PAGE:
BC Hydro will be obliged to purchase 180 GWh/year from the Kokish run-of-river facility. This amounts to approximately 1/3 of 1% of BC Hydro’s total integrated system requirements and will contribute 0 MW of capacity support during peak system loads. This energy will cost BC Hydro approximately $18 million dollars/year, nearly the same amount of capital dedicated to vegetation management for Hydro’s entire system. Today, BC Hydro could purchase approximately 580 GWh of on-peak (high demand conditions) market electricity or in excess of 1000 GWh of off-peak (low demand conditions) market electricity for the same $18 million.
Proponents of the $200 million Kokish Project list additional benefits as the full-time employment of approximately 70 people over the two year construction phase of the project. Like all other run-of-river facilities, the subsequent operation of this facility would be automated, requiring no further significant employment opportunities. The argument that this is an effective job creation strategy is a slap in the face to the ecotourism businesses established in the area. A single whale watching operation based in Telegraph Cove has contributed at least this number of man hours of employment with many more to come. Furthermore, their customers contribute to a cascade of economic spin-offs for the community. There is no Clean Energy Act directive to support sustainable family businesses that promote the importance of environmental stewardship.
LNG Exports to Asia to be powered by new clean energy projects: A complete loss of integrity and credibility for Government and Clean Energy Producers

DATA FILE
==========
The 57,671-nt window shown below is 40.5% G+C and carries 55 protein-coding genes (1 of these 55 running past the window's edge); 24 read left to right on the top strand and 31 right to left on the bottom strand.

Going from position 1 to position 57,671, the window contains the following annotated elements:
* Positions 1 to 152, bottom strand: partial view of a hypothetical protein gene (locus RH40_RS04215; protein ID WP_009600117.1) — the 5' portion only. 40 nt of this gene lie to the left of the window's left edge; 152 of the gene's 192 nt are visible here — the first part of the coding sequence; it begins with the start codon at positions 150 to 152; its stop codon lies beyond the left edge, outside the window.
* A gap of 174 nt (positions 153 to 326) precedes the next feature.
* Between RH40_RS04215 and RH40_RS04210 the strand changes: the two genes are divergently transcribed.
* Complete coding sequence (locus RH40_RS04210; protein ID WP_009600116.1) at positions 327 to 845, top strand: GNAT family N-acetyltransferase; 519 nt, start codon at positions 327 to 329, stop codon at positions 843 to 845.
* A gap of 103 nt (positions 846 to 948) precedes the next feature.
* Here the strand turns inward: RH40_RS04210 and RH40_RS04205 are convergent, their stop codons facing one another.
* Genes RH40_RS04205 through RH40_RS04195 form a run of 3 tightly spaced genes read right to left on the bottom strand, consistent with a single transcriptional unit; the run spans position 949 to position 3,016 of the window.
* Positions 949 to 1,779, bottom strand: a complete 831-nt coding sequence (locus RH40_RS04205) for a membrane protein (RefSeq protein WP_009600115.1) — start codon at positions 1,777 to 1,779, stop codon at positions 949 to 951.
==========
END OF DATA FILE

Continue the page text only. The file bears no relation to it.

This idea is a serious contender for the “Darwin Awards” as the most counterproductive initiative ever conceived. A brief review of one inconvenient reality that both Government and clean energy producers have chosen to ignore: The concept of thermal efficiency. This is the single most effective variable available to combat GHG emissions. Thermal efficiency is a measure of how efficient or wasteful a fuel burning process is. A few examples:
- typical automotive engine (gasoline) ~ 25%
- coal-fired power plant ~ 45%
- modern combined cycle natural gas power plant ~ 60%
- high efficiency natural gas appliance (furnace or water heater) ~ 98%
This demonstrates how extraordinarily wasteful we are with our fossil fuel use. Any use other than for the purpose of heating contributes significant and unnecessarily GHG emissions. It is especially important to note that the use of electricity from a natural gas power facility for heating purposes reflects poor management of this resource.
The LNG proposal promoted by Premier Christy Clark is predicated on the use of natural gas to displace coal-fired power plants. In fact, by supporting this practice, the carbon footprint of BC’s natural gas will be increased dramatically. Pipeline transportation to the coast, conversion to LNG, and shipping to Asian markets all compound GHG emissions either directly or indirectly. It is important to remember, the construction process for the required infrastructure, including building new clean energy facilities, all produce significant GHGs. Furthermore, BC has no control over how this resource will be used at the other end. In a complete twist of irony, China uses a huge amount of natural gas for feedstock in the production of ammonia for petrochemical fertilizer. This is due, in part, to the vast tracts of fertile flood plains that have been sacrificed for massive hydropower projects. The use of natural gas for the production of ammonia has been specifically identified as having one of the highest intensities of GHG emissions.
DSM (Demand Side Management): The only practical, affordable, and effective option